The Native American Journalists Association denounced the cover of AnOther Magazine, featuring actress Michelle Williams wearing what was intended to be Indian garb. "Any time a non-Native person is styled to appear Native American, it perpetuates a stereotype that all Native people look like this, that Native people do not exist or even evokes comparisons of this group to that of mythical beings . . . ," the association said Thursday.
Robert Chrisman, a founding editor of The Black Scholar, poet, academic and activist, died on March 10th, at his home in San Francisco, of complications from congestive heart failure. He was 75. He is survived by his brother, Philip Chrisman, and his daughter, Laura Chrisman.
Robert Chrisman was raised in Nogales, Arizona. His family moved to the Bay Area in the 1950s where he became involved in the lively and diverse cultural scene in San Francisco. He entered UC Berkeley’s English department to study literature. On his own he discovered the works of Frederick Douglass, W.E.B. Du Bois, Langston Hughes, Richard Wright, Robert Hayden, James Baldwin, Lorraine Hansberry, Vladimir Lenin, Karl Marx, Che Guevara, Pablo Neruda, Mao Tse-tung, and the Beat Generation writers.
Chrisman turned to poetry as medium of expression for his vision. His work gained recognition from critics and other poets, including Alice Walker who wrote of his poetry: "Revealed in this beautifully lyrical poetry is a mind's intense desire to comprehend the limits of, and to break through the snares of essentially Euro-Tectonic orientation into the larger world of struggling humanity." Chrisman published three volumes of poetry, Children of Empire (1981), Minor Casualties: New and Selected Poems (1993) and The Dirty Wars (2012).
Chrisman’s other books include three major edited anthologies of writings from The Black Scholar. These are: Contemporary Black Thought (1972), Pan-Africanism (1973), and Court of Appeal: The Black Community Speaks out on the Racial and Sexual Politics of Clarence Thomas v. Anita Hill (1993). In 2001 Chrisman co-edited with Laurence Goldstein the anthology, Robert Hayden: Essays on the Poetry.
In November 1969, Robert Chrisman co-founded The Black Scholar with Nathan Hare and Allan Ross. The launching of TBS followed in the wake of the historic strike at San Francisco State College. The strike involved thousands of students and faculty, including Chrisman, in a prolonged and sometimes violently repressive struggle with the administration and the state. Among the student demands were the creation of a Black Studies Department and a Third World College. These demands were won but Chrisman was forced to pay a high price for the victory. He and Nathan Hare were fired from their teaching positions in retribution for their activism in the strike. Chrisman was reinstated but not in a tenure-track position. Refusing to be silenced or driven from Black Studies, they instead decided to found a journal devoted to black studies and research, a journal that would be interdisciplinary in approach and that would seek to unite street activists and academic intellectuals in common advocacy for the needs of the black community. More than 200 issues later that journal is still publishing and has become the leading independent journal of African American scholarship and intellectual inquiry in the US. Following Chrisman's retirement as Editor-in-Chief, in 2012, his daughter Laura Chrisman became Editor-in-Chief, with Louis Chude-Sokei and Sundiata Cha-Jua as Senior Editors.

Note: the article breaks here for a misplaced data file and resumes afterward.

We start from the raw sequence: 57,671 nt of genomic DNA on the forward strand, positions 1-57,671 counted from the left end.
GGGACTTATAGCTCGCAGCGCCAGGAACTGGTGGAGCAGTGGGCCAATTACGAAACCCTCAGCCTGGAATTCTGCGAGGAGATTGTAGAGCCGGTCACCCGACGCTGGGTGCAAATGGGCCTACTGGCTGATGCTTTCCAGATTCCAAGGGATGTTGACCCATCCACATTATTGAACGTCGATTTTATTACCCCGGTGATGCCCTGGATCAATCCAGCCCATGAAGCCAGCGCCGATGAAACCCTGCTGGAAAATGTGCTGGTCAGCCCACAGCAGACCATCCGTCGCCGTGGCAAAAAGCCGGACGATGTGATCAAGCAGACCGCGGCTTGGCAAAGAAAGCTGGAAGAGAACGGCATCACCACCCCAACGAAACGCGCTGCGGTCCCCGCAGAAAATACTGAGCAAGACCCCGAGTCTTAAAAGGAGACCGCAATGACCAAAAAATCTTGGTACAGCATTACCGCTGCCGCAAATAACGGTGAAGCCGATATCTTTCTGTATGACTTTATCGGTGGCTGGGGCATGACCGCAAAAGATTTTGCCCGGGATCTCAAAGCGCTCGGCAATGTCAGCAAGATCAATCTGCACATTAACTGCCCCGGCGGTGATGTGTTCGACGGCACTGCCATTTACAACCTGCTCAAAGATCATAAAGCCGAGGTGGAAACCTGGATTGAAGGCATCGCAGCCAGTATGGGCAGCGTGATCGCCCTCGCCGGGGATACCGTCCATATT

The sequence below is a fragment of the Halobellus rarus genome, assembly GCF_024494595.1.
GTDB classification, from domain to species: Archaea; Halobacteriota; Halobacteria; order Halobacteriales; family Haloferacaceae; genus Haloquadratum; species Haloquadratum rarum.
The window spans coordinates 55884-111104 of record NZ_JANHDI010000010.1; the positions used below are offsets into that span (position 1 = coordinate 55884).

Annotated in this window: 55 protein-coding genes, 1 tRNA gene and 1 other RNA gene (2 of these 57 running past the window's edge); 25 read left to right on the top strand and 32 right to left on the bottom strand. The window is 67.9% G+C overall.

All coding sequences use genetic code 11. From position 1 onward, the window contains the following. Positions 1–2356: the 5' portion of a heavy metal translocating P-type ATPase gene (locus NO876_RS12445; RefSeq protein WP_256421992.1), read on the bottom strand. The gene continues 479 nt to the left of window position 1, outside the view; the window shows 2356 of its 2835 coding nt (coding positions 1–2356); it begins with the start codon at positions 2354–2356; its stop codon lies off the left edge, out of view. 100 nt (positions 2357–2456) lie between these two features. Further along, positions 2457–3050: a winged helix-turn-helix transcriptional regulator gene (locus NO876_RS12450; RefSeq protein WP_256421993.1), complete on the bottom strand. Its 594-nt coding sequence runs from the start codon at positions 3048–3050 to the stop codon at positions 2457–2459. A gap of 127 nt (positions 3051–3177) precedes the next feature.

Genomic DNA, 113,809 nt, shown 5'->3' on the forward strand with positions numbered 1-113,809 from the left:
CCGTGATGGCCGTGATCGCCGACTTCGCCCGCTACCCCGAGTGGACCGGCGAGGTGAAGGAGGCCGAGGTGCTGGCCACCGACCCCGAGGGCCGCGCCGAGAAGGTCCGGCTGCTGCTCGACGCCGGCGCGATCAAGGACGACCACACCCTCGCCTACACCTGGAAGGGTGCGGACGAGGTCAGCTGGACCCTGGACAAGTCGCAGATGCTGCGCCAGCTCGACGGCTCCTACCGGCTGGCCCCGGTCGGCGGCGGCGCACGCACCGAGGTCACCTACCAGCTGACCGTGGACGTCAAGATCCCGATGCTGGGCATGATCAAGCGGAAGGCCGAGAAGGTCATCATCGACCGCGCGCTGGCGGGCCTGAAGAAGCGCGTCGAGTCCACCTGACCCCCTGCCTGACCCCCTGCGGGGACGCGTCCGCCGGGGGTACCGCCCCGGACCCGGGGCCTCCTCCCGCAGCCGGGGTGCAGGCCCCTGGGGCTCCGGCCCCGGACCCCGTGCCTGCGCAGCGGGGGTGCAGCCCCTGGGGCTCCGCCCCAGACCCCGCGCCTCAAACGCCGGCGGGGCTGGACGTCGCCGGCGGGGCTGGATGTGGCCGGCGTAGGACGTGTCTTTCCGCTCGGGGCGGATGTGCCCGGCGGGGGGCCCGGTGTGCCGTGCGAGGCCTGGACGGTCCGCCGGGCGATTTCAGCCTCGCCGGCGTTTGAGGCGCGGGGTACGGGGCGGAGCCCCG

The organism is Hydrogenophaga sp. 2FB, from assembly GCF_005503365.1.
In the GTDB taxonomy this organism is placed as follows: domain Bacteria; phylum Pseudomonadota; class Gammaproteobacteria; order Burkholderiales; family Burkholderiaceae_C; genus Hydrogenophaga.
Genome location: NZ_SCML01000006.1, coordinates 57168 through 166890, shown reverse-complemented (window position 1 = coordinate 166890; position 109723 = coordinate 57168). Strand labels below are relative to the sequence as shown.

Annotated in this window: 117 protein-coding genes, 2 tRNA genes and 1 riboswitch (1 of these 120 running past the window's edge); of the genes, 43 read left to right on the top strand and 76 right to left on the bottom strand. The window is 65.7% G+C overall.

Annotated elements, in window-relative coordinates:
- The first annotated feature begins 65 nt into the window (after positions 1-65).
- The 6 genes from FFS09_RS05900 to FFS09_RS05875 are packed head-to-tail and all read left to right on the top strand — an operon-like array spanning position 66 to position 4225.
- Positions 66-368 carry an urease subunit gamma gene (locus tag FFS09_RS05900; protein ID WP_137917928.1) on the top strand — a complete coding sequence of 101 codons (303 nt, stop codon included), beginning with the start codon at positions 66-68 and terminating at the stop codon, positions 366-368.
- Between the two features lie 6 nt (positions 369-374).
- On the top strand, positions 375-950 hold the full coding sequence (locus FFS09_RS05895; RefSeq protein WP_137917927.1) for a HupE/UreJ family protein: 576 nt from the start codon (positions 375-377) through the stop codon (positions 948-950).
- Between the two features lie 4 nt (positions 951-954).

Robert Allen, long-term Senior Editor of TBS and close friend of Chrisman, writes “I know of no one who has worked harder than Robert Chrisman to actualize an intellectual vision. In building TBS he demonstrated the power of the principles of self-determination and self-reliance. He built the journal not by relying on grants and funding from foundations and government agencies, but by relying on the people we serve – teachers, students, community activists, labor activists, writers and artists, librarians, academicians, and just plain working people – our subscribers. These folks have shown that they have the power to sustain an intellectual enterprise and keep it independent. Chrisman believed that by relying on community support TBS could be self determining. For over forty years Robert Chrisman’s strategic vision enabled TBS to make a path where there was none before.”